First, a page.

Lori's Song: The True Story of an American Woman Held Captive in Iran

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Outskirts Press, Incorporated, 2009 - Biography & Autobiography - 229 pages
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Though she endured a childhood of physical and sexual abuse, nothing would ever equal what happened to her in Iran the weeks following 9/11.
Lori, an American married to an Iranian, had been working and living as an ordinary member of Iranian society for almost 4 years when she had heard rumors that the U.S. was going to be attacked. That was on September 9, 2001. She tried and failed to call home and give warning.


The news that all those rumors were horribly true came on September 11th 2001. That was when her husband suddenly announced that they had to go back to the States in case there were repercussions.


On September 12, 2001, Lori and her husband were at the Shiraz bus terminal intending to catch a bus to Istanbul and from there to Heathrow and home to the U.S.A. They were totally unprepared for the convoy of troop carriers that suddenly drove up and the armed men who came pouring out to take the hapless couple prisoner.


There was no explanation offered. The men took Lori's husband one direction and she another, pushing them blindfolded into the back of the troop carriers with other prisoners, mostly Iranian.


Who the armed men were was anybody's guess but they took their prisoners to POW camp in unfamiliar territory and there, Lori was held, tortured, raped, and starved with them for over a month. Her husband was not to be seen again.


Lori was rescued with one of her fellow inmates by the girl's family and, after riding a llama for 1-2 days over mountainous terrain; she arrived at the Iran Immigration center. By then, she weighed in at only 70 pounds, was still suffering from the many injuries she'd received at the hands of her torturers, and wanted badly to get home to her family in the USA. Even then, she had to fight Iranian Islamic bureaucracy to have permission to go, as the husband was unavailable to grant it. In any Islamic country, unknown to many western women, the husband or guardian's permission is always required for a woman to travel anywhere.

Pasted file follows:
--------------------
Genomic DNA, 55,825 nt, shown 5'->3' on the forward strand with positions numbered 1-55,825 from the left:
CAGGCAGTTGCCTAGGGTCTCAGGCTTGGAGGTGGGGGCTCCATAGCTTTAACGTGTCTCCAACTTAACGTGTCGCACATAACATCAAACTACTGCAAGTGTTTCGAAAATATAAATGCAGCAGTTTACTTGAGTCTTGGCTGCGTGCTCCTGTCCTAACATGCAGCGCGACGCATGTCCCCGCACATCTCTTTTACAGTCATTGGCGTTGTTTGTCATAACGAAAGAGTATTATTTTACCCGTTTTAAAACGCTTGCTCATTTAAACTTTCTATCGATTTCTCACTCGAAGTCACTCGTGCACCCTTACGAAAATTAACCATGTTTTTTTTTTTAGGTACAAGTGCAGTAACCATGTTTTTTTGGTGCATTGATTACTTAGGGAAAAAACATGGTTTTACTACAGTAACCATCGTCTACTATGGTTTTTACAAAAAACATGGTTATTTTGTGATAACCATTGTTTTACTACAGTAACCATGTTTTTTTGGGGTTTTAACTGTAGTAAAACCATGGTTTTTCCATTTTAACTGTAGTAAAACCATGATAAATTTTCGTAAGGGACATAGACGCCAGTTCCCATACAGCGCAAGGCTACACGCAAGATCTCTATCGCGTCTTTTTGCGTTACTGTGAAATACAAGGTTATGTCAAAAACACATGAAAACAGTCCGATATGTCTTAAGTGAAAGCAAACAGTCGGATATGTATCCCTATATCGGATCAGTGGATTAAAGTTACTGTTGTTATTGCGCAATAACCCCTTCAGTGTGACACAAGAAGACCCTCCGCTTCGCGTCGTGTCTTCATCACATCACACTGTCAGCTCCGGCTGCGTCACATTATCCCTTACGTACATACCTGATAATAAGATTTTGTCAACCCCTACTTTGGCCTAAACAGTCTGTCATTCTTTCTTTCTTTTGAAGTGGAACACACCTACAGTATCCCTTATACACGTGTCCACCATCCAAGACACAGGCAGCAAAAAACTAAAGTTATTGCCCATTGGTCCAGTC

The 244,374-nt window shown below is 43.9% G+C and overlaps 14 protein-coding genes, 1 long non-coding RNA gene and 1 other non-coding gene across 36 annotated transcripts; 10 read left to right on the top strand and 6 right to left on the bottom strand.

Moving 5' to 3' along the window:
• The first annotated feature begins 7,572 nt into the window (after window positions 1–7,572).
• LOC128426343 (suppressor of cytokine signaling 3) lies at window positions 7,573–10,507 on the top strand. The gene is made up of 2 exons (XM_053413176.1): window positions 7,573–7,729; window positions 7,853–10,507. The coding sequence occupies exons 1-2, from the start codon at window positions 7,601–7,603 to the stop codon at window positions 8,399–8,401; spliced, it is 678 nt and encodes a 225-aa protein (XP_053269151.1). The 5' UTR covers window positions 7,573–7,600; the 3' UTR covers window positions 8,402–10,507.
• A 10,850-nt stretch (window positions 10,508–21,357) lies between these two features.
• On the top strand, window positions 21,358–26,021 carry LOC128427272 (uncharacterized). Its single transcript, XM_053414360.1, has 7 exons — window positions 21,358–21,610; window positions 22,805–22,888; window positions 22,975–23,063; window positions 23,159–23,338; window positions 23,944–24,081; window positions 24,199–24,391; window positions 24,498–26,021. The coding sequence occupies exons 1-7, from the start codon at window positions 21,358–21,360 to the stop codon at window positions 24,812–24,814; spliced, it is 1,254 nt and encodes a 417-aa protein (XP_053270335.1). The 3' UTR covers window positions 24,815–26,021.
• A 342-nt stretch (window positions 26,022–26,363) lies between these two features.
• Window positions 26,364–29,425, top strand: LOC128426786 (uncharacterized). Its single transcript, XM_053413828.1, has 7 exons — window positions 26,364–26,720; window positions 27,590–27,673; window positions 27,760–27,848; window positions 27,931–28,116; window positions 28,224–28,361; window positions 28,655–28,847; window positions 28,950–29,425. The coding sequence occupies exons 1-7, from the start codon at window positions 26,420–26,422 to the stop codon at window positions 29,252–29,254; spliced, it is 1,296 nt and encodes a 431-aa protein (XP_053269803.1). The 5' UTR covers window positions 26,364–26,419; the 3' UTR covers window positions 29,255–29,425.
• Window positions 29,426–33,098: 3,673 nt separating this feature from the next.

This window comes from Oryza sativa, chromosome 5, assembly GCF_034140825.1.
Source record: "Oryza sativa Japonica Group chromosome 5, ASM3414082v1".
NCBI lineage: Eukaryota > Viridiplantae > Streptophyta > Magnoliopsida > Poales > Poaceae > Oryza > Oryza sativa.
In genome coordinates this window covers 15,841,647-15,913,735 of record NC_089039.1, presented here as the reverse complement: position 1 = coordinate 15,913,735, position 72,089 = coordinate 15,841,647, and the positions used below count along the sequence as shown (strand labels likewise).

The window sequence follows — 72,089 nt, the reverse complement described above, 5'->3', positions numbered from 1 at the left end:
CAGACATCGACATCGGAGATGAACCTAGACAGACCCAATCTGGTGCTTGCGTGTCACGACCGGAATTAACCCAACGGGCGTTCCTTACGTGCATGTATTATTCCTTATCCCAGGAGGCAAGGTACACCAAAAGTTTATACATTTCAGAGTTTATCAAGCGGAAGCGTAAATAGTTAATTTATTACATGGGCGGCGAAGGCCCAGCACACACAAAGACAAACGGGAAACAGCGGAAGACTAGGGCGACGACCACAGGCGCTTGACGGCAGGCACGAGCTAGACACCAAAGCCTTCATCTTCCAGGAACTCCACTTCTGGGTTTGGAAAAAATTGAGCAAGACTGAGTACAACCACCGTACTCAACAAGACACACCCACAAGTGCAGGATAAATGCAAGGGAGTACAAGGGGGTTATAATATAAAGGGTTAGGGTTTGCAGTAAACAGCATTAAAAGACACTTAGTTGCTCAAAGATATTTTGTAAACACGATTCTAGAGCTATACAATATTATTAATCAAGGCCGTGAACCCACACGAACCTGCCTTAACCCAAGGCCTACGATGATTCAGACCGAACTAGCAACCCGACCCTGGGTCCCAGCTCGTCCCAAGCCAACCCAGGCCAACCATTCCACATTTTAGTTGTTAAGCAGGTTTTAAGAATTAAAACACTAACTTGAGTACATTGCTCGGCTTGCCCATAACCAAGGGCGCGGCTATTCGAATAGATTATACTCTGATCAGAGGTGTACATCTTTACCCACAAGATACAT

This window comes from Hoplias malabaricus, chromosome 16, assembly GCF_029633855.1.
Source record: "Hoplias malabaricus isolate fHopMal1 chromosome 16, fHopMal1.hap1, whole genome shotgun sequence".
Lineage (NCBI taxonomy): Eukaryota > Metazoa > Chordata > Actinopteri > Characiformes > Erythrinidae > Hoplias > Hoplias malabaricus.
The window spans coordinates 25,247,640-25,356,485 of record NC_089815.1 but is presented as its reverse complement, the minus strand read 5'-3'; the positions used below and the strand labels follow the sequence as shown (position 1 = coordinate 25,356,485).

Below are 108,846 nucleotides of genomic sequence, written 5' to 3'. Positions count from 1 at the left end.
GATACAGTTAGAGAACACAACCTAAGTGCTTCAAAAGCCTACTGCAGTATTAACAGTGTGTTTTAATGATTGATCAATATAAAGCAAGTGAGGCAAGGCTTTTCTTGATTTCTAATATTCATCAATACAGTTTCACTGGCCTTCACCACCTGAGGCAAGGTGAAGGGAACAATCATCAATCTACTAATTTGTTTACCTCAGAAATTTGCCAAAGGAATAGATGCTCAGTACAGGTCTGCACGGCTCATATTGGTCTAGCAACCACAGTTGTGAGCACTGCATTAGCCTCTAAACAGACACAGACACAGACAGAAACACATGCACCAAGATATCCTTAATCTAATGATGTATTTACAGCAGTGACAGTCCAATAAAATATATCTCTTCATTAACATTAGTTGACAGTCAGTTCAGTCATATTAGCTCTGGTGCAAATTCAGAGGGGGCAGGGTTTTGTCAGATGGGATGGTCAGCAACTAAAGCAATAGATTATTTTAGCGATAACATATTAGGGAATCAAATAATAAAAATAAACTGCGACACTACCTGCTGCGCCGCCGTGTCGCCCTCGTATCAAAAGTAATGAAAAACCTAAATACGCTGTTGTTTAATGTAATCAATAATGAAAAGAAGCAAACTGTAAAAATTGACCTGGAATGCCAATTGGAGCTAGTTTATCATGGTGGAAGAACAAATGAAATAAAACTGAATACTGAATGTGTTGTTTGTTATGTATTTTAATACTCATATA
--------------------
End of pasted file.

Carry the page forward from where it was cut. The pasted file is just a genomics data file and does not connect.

Lori had been married to Mohammad for 9 years and thought she could trust him but, since their arrival in Iran in 1998, his personality and behavior had changed so radically as to make this most recent nightmare highly suspicious.


The events told here are true. It was no coincidence that this American citizen had been placed into a concentration camp. In fact, it raises many questions and should be a caution to many!

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By the age of 15 Lori was married. Her marriage was an escape from molestation by her brother. More abuse, both sexual, domestic, and drug abuse were to follow in her life.
Remarried to an Iranian
Lori left her son behind and traveled to Iran with her husband. The day after 9/11 both she and her husband are trying to leave Iran and are arrested. Separated, she finds herself in a POW camp. It is here she suffers more abuse in the form of torture, rape and starvation. After rescue she has another hurdle to get over. In Iran, a woman can’t travel without her husband’s permission. Since she didn’t know where he was she had to fight their bureaucracy just to return to her country of birth. Once back in the United States she began her long journey, as yet unfinished down the road of healing. What amazed me about this book was the love she still has for the Iranian people. There is no hatred or prejudice toward them, even after what she went through. This was an excellent book and a definite emotional read. 

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